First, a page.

The prisoners' truth

If Washington is to prove its war motives, there must be more transparency in the interrogation of captured Iraqis.

Published May 7, 2003 8:50PM (EDT)

"We have ways to make you talk."

One hopes that is not how President Bush means to fulfill his promise that Iraq's elusive, or perhaps phantom, weapons of mass destruction would be found. What methods are U.S. inquisitors using to force captured Iraqis to confirm the president's justification for the invasion and occupation of Iraq?

As of Monday, 17 former members of the Iraqi elite portrayed in the Pentagon's "most wanted" playing cards have surrendered or been captured. Evidently none of them have been willing or able to tell their captors what they want to hear.

According to an Associated Press report Sunday, "Expected intelligence from senior captured Iraqis who might have been most knowledgeable about the government's secrets is not materializing. One by one, they are insisting under interrogation that the government had no chemical, biological or nuclear weapons programs in recent years, U.S. officials say."

This has irritated the petulant Bush, who complained: "We're learning that, for example, [Iraq Foreign Minister] Tarik Aziz still doesn't know how to tell the truth. He didn't know how to tell the truth when he was in office. He doesn't know how to tell the truth as a captive."

That is the language of a bully who holds all the cards and yet suspects they still might not produce a winning hand. If, in the end, Iraq is not shown to have had truly threatening weapons, it will be Bush who stands exposed as one who didn't know how to tell the truth.

So what if that Aziz is a loathsome fellow? That just makes it all the more depressing to observe that the facts on the ground in liberated Iraq seem to back up the bad guys' accounts.

Our government listed the specific quantities and qualities of Iraq's weapons, mocked U.N. inspectors as impotent stooges for being unable to find them, and even announced days before the invasion that chemical weapons had probably been distributed to some Iraqi military units. Secretary of State Colin Powell named and showed photos of sites where WMDs were said to be.

Now Bush tells us he hasn't the foggiest notion of where they are, and yet he still won't allow the U.N. inspectors to return. Powell stands by the intelligence he touted, even though most of the approximately 100 sites that same intelligence marked as probable WMD hiding spots have been searched and dismissed.

Our intelligence failure indicates that this was a "spec" war, rather than a legitimate preemptive strike launched with hard evidence of a pressing danger. This should make us very uneasy as citizens of a democracy. Either our government lied or it pursued a costly war against a resource-wealthy, militarily weak paper tiger based on vague hopes that incriminating evidence would turn up after the fact.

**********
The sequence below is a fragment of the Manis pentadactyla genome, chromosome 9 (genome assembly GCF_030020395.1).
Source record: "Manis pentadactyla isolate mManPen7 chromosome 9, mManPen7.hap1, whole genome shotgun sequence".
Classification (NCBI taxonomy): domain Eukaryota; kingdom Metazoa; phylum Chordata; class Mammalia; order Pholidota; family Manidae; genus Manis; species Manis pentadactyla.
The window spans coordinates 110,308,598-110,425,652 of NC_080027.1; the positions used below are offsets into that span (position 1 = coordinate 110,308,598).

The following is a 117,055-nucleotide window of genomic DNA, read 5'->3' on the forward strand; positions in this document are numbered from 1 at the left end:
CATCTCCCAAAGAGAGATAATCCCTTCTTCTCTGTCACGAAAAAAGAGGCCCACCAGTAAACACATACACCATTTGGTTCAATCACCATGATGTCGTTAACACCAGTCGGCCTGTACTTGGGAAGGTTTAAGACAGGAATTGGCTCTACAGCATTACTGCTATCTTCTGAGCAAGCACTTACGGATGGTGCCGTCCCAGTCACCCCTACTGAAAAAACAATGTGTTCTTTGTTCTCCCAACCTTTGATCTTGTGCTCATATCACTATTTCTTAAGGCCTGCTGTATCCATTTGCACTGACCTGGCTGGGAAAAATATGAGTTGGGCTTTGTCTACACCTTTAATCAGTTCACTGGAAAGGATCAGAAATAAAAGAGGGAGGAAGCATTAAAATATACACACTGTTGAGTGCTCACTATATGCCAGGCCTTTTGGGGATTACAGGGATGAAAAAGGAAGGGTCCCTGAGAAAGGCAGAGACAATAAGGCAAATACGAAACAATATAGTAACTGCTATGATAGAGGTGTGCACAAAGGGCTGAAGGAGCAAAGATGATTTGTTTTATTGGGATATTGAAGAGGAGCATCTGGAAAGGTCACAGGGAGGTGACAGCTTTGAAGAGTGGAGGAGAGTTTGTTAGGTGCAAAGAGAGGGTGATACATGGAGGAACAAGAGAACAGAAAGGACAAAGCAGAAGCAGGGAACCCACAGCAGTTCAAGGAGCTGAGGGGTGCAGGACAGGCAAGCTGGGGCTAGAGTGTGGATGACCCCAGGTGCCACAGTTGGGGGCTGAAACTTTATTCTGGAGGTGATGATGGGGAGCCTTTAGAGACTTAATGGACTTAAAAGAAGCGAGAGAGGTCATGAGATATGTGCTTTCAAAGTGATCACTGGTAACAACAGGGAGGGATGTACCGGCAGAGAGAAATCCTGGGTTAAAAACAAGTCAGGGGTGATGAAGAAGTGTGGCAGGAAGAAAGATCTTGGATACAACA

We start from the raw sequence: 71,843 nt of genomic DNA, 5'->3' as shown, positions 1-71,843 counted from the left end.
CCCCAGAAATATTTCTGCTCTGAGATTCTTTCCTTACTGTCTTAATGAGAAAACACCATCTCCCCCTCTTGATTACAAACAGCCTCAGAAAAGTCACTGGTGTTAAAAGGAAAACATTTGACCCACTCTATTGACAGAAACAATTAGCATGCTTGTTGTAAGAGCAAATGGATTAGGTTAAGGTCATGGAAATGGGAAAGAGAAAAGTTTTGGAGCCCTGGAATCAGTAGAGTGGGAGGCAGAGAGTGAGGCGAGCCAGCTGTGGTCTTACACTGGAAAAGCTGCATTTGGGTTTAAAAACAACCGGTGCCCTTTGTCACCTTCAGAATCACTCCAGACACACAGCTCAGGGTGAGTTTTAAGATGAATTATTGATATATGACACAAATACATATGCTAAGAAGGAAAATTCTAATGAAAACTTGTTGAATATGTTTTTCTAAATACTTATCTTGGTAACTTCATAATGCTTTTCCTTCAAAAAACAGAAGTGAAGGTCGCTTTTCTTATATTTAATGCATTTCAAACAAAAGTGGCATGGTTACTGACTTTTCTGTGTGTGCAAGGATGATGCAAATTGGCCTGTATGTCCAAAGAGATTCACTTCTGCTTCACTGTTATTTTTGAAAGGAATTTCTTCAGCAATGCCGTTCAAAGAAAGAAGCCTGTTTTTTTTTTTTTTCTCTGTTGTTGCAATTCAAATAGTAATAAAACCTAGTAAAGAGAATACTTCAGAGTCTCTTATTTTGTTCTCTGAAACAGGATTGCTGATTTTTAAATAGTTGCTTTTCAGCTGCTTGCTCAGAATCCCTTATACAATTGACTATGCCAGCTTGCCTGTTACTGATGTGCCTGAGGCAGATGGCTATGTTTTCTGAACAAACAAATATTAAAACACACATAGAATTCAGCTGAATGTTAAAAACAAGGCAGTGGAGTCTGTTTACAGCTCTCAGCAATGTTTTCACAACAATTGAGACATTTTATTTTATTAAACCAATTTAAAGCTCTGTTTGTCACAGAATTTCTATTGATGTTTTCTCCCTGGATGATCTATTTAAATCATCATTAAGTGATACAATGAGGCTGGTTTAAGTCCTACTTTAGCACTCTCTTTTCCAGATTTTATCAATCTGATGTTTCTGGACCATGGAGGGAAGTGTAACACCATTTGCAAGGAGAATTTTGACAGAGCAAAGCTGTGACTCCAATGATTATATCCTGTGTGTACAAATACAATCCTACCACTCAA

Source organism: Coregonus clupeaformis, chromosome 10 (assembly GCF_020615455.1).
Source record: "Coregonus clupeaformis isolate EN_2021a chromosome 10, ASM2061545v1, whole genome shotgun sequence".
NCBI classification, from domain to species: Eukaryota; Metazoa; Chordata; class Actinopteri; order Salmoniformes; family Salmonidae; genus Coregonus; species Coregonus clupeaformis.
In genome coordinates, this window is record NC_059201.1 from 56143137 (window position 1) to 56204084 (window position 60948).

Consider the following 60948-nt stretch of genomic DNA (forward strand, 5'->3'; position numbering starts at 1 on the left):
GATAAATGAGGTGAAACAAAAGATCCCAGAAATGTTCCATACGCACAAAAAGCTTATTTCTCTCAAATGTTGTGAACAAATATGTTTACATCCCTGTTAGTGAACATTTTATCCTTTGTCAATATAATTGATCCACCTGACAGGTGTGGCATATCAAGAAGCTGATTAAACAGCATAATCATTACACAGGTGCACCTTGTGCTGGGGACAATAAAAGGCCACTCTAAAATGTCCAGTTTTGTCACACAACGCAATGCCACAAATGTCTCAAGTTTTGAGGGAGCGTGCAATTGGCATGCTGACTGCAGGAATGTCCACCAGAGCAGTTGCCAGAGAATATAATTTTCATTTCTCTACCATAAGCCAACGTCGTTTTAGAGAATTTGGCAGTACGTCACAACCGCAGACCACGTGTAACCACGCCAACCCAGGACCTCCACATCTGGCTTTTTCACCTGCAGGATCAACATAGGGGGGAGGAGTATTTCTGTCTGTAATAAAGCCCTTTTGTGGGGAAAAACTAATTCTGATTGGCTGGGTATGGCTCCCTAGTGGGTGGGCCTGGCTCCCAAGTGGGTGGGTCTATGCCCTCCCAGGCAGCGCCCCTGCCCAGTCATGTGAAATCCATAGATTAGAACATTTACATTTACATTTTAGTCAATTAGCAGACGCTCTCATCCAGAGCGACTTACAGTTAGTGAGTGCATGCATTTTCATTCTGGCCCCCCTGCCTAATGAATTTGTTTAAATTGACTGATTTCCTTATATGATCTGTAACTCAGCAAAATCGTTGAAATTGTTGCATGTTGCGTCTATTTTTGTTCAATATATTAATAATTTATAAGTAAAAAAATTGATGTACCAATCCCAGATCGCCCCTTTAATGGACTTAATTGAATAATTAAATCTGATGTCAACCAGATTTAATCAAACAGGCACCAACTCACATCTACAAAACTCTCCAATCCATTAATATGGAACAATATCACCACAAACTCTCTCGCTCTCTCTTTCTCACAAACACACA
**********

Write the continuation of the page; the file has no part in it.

We have a right, as well as a compelling need as a free people, to know whether the president told us the truth when securing approval for this war. If Iraq did not pose an imminent threat to the security of our country or our allies, then the invasion violated the norms of international law and mocked representative government.

If Washington is to prove its war motives, there needs to be transparency in the process of learning what the captured Iraqis know. We must ensure that POWs are not coerced into serving the political needs of the Bush administration. It is a disgrace that the U.S. media have shown little interest in the location, legal rights and treatment of these high-ranking prisoners of war.

What is the situation, for example, of Gen. Amir Saadi, who surrendered on April 12 after telling German television he did not believe Iraq had possessed weapons of mass destruction for some time. Of course, he could be lying. But after being held incommunicado for weeks under the authority of an administration that has shown no respect for due process in its war on terror, can we trust anything he says from here on out?

If the former Iraqi elite are suspected of war crimes, it would seem all the more compelling to turn them over to an international tribunal to investigate impartially and return a judgment that the world would accept.

Otherwise, Uncle Sam appears to be nothing more than a hanging judge, roaming the world in search of convenient villains on which to impose a crude form of swift, but unsavory, gunslinger justice.

By Robert Scheer

Robert Scheer is a syndicated columnist.

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